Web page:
The School for Lies

The Shakespeare Theatre Company remakes Molière.

Veanne Cox as Arsinoé and Gregory Wooddell as Frank in The School for Lies, directed by Michael Kahn, at the Shakespeare Theatre Company.
Veanne Cox as Arsinoé and Gregory Wooddell as Frank in The School for Lies, directed by Michael Kahn, at the Shakespeare Theatre Company.
(© Scott Suchman)

In the best of all possible worlds, the Shakespeare Theatre Company would be able to resuscitate Molière so he could update his 1666 classic Le Misanthrope into a comedy as relevant to the 21st century as it was to the 17th. But since that's impossible, the S.T.C. is doing the second-best thing for the last production of its 2016-17 season: producing an updated version of David Ives' brilliant remake of Le Misanthrope, The School for Lies. This is a shorter, tighter satire, also written in rhymed couplets that reference many local and national current events and incorporate plenty of contemporary slang.

The play takes place in 1666 Paris in Célimène's drawing room, supposedly two years after Molière's play ended. It is a glamorous world where gossip, scandal, and influence are all-important elements to everyone except the main character, Frank. Newly returned to Paris, Frank claims to hate hypocrisy, pomposity, and social conventions. He sets out to show up the liars and rogues in positions of power in French society for what they are.

Despite his convictions, however, Frank cannot help but love the flirtatious and playful Célimène, a young widow whose wit epitomizes the courtly style that Frank says he despises. Though he constantly reprimands her, Célimène refuses to change and entraps him with her beauty and grace.

Frank and Célimène are surrounded by other extravagant characters: Célimène's cousin, Eliante; Eliante's suitor, Philinte; Clitander, a courtier; Oronte, an unskilled poet; Acaste, a wealthy marquis; and Arsinoé, the town gossip. The plot is paper thin and delightfully silly. Frank gets in trouble for criticizing a horrible poem by Oronte, and Célimène is led to think that Frank has influence with the king.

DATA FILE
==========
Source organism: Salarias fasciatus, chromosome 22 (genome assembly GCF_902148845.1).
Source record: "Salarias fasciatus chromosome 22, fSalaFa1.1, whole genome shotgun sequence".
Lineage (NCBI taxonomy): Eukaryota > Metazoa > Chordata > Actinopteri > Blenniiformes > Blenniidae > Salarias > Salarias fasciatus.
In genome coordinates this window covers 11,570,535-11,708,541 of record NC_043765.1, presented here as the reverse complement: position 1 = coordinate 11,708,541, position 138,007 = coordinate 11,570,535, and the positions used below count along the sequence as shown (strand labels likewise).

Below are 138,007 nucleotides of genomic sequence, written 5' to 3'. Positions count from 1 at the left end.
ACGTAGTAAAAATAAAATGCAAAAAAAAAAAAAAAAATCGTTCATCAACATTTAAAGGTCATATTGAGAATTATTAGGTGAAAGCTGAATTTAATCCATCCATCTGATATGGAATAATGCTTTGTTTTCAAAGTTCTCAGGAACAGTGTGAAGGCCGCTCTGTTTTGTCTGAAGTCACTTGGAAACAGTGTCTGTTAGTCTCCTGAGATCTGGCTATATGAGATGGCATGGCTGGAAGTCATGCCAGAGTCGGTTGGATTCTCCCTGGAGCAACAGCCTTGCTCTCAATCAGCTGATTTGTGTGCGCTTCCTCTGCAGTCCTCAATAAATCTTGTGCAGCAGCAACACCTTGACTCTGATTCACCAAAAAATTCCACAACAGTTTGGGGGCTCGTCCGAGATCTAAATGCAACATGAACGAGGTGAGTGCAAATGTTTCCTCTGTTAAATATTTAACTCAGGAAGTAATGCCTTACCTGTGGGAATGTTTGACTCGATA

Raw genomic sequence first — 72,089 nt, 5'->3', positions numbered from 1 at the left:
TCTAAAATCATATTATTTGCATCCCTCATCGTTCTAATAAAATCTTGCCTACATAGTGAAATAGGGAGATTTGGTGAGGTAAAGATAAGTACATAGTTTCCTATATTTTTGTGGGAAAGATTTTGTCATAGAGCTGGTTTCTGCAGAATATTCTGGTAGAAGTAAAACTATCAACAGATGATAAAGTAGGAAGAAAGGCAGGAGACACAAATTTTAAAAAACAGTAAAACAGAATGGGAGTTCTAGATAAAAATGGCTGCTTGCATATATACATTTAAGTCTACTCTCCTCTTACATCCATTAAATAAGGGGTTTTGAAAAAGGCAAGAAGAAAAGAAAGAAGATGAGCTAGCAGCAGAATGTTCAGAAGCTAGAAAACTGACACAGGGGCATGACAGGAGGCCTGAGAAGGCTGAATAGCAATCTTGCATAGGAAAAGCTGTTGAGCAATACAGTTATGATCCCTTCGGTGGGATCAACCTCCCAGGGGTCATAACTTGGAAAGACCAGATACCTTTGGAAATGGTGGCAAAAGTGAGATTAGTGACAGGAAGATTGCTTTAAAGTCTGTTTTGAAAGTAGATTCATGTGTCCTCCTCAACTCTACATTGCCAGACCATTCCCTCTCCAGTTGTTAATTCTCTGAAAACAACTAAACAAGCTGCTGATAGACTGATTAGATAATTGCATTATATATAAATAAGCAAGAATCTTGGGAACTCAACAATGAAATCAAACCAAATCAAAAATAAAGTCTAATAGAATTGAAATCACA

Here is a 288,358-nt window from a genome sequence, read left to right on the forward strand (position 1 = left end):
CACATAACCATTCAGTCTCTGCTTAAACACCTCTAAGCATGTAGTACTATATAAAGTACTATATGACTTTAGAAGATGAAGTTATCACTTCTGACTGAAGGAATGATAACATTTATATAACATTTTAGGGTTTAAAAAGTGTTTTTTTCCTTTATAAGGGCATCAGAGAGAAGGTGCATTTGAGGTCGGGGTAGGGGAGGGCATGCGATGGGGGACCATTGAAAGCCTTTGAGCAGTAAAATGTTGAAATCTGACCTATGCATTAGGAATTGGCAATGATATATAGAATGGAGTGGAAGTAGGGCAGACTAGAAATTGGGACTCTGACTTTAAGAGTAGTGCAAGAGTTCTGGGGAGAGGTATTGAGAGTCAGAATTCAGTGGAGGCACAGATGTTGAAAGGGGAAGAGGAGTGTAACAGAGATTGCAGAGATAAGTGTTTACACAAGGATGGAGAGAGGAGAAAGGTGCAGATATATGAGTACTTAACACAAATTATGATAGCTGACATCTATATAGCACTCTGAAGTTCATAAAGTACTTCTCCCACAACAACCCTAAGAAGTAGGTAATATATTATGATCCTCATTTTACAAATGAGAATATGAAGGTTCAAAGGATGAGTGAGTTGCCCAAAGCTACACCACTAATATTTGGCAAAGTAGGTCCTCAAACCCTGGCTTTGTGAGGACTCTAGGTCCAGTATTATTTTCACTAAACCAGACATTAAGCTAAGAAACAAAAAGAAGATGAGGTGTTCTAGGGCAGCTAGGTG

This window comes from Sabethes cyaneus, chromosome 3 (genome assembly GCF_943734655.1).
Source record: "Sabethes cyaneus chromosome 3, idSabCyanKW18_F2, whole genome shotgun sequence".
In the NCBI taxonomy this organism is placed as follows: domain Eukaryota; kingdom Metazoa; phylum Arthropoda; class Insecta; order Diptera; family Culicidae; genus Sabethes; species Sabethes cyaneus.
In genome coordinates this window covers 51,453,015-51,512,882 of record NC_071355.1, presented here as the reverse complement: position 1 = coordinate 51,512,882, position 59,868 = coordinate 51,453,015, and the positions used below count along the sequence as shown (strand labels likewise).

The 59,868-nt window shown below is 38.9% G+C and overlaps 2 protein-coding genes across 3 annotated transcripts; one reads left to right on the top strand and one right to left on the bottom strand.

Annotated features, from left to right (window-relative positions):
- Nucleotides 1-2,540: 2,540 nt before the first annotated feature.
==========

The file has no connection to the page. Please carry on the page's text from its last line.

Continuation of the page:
Gregory Wooddell is excellent as Frank, a man who sees accurately that everyone around him is telling lies and he insists on criticizing them, thinking that his point of view will inspire them to change and become morally forthright. Victoria Frings is a charming match for Frank. Frings plays Célimène as a very intelligent woman who immediately sees that Frank is a smart as she is. Her imitations of the people around town are hilarious: "D" is an exercise enthusiast and numbskull, who speaks in a hip-hop cadence. Veanne Cox is brilliant as Arsinoé. Cox's voice is deep and rich and when she infuses it with sardonic barbs intended to destroy Célimène, there is nothing better.

Dorea Schmidt plays Célimène's cousin who falls in love with Frank without realizing that they are utterly unfit for one another. The man she is destined for is Philinte, who spends the entire play vainly trying to convince her to love him. Cody Nickell is dynamic in the role of Philinte.

Tom Story is hilarious as the poet Oronte, who is mortally offended by Frank's criticism of one of his poems. Liam Craig plays Acaste as a haughty man who believes his money will get him whatever wants. Cameron Folmar plays Clitander as something of a windbag, who knows he won't get the girl. Michael Glenn is very funny doubling in two roles.

Michael Kahn directs the show at a fast pace, as though it were a French bedroom farce. The floor of Alexander Dodge's magnificent set is black, white, and gray parquet marble. The room is nearly empty except for a bright red lip-shaped love seat, a few chairs, including one in the shape of a great golden hand, a very tall white chiffonier, and eccentric elements suspended from the ceiling.

Murell Horton's costumes for the women include a raspberry ombré dress for Celimene. The men's costumes include exaggerated wigs for Philinte, Oronte, Acaste, and Clitander in a variety of outrageous pointed shapes and colors. Frank wears black at the beginning of the play, but switches to a blue satin coat and pale blue hose half way through.

Ives didn't write a word-for-word translation of Le Misanthrope. He calls what he created a "translaptation," which fools with the structure, the plot, and the words of the play. But what remains as stunning as the original is Ives' brilliant language: the flowing iambic pentameter, which never once sounds forced, and the easy rhymes, which seem to fall naturally into place as they deal death blows to the malicious, back-stabbing would-be friends of Frank and Célimène.